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Machine Polishing Need help with Machine polishing

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Old 21-06-2017, 07:40 PM   #1
laurieballard
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Struggling with HexLogic Orange and Megs 105?

Hi

My other half has a black metallic BMW Z4 which has a fair amount of scratches, mainly from brushing bushes up country lanes.

The scratches don't look deep so was expecting them to come out fairly easily with the Orange HexLogic and Megs 105 but it seems not....

This is my first attempt with a DA, I watched Junkmans videos several times and have only done one small section so far.

Really happy that I got rid of the swirls but after 4 passes, the scratches are still there.

Could it be the hardness of the BMW paint?
Would I benefit from using a Microfibre cutting pad with the 105?

Ta
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Old 21-06-2017, 08:17 PM   #2
Forsh
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Can you feel the scratches at all with your finger nail? even slightly?

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Old 21-06-2017, 11:08 PM   #3
Kickasskev
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BMW paint is usually pretty tough, may need to have a machine polish or wet sand if you want everything totally removing.

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Old 22-06-2017, 02:32 AM   #4
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IMO megs 105 doesn't have a very long work time, it gets dry and breaks down quicker than say something like Menzerna FG400. Or even 3M FCP (which afaik is only really suitable for rotary polishers)

I have owned BMW's Audi's and Volvo's all of which Ive had to use an agressive compound and pad for correction on a rotary buffer. below are the results on my Volvo XC70 with a ceramic clear coat after wet sanding, FYI wet sanding was the only way to restore a close to acceptable finish on this car.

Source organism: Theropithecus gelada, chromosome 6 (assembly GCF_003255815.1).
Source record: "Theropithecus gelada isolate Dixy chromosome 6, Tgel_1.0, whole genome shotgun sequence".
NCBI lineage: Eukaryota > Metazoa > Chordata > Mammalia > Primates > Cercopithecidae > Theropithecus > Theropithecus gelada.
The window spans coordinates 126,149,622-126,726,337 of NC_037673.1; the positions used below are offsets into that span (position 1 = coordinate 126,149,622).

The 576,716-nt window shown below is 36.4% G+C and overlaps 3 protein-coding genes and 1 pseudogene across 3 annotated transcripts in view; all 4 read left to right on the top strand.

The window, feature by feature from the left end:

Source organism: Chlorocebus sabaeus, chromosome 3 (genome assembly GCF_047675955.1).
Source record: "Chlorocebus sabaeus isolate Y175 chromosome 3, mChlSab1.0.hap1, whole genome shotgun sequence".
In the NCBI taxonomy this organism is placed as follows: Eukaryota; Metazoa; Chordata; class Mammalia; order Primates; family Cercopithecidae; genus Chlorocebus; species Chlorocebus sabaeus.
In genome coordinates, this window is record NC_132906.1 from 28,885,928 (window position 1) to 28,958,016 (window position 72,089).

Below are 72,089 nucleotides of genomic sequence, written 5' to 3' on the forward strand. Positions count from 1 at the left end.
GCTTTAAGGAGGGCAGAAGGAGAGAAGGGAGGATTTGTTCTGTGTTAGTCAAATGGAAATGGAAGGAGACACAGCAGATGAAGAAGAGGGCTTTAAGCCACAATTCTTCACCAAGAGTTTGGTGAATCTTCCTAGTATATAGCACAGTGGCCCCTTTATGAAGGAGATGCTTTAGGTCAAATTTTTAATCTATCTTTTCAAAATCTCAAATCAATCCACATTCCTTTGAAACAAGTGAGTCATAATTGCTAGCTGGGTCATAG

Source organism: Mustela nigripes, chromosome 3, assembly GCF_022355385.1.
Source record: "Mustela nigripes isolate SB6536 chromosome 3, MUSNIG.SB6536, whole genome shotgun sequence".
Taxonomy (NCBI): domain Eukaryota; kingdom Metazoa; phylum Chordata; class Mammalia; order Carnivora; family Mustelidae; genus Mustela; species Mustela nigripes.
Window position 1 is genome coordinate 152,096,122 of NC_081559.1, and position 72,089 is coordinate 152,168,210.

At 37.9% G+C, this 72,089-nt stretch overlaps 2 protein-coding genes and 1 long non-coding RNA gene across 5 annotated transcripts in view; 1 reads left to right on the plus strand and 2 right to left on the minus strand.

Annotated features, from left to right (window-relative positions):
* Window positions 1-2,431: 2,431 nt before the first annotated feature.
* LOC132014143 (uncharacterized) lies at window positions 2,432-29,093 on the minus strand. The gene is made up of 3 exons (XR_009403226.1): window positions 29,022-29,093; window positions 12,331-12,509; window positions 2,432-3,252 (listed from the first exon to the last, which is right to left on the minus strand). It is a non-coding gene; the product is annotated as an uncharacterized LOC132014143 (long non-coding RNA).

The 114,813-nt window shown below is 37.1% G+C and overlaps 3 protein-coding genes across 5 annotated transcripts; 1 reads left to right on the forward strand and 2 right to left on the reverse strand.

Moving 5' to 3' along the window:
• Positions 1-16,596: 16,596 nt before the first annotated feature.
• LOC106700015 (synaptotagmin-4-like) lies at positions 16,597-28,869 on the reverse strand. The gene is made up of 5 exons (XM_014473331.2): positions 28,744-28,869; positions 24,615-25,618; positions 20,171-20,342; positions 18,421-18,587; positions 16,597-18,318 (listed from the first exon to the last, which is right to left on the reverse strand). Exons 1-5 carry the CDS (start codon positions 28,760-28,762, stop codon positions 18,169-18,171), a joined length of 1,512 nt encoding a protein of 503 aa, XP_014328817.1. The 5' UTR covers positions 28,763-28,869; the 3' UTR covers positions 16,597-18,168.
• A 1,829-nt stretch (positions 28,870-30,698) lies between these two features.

But unless the BMW has a ceramic clear coat (I believe some mercs do) then correction maybe achievable with just polishing, although it can be actually more sympathetic to the paint to wet sand.

BEFORE:



After wet sanding and compounding:



After refining:



Looks like two RIDS under the light source but its the light frame reflecting.
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Old 22-06-2017, 07:36 AM   #5
laurieballard
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Quote:
Originally Posted by Forsh View Post
Can you feel the scratches at all with your finger nail? even slightly?

I tried but if you can feel them with your fingernail, its not noticeable easily.

I am going to try again on another panel this weekend to see what I can get.

Perhaps I was expecting too much, the Megs 205 and White pad I used initially seemed to do naff all so I went with 105 and Orange.

Ta
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Old 22-06-2017, 07:51 AM   #6
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You are going about it the right way least aggressive first.

You have removed the swirls so you can see some correction and that is probably 1 or 2 microns of clear coat you have removed. If the scratches are 5 microns deep then that's 5x more polishing you need to do to remove them.

This is why a paint thickness gauge is a good idea when you're removing more than just swirls and marring

Following up with something like SRP, BH Cleanser Polish or AF Triple will fill and disguise the remaining imperfections meaning you can leave more clear coat - unless it's a show car chasing every last mark is a difficult road to go down

I've used Megs Ultimate compound on my wifes car that has been painted and the swirls and light scratches came out fairly easily. Same combo on my BMW 320d and it took a lot more work for the same result

Stick at it

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Old 31-07-2017, 03:37 PM   #7
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Quote:
Originally Posted by ctownshend View Post
it can be actually more sympathetic to the paint to wet sand.
Out of interest - how could it be more sympathetic to wet sand than machine polish? (Genuine question.)

As I understand it, you're just levelling the paint to the same depth as the scratch, so any method used to get it to that level is equally sympathetic, unless you blow past the depth of the scratch and remove too much clear coat - however surely you're most likely to do that with a more aggressive product like sandpaper than you are with compound?

My main concern with using sandpaper is that I'll remove any orange peel from the panel, leaving me with one overly smooth panel in comparison to the rest of the car which has orange peel, requiring sanding of the whole car to match it all back up.
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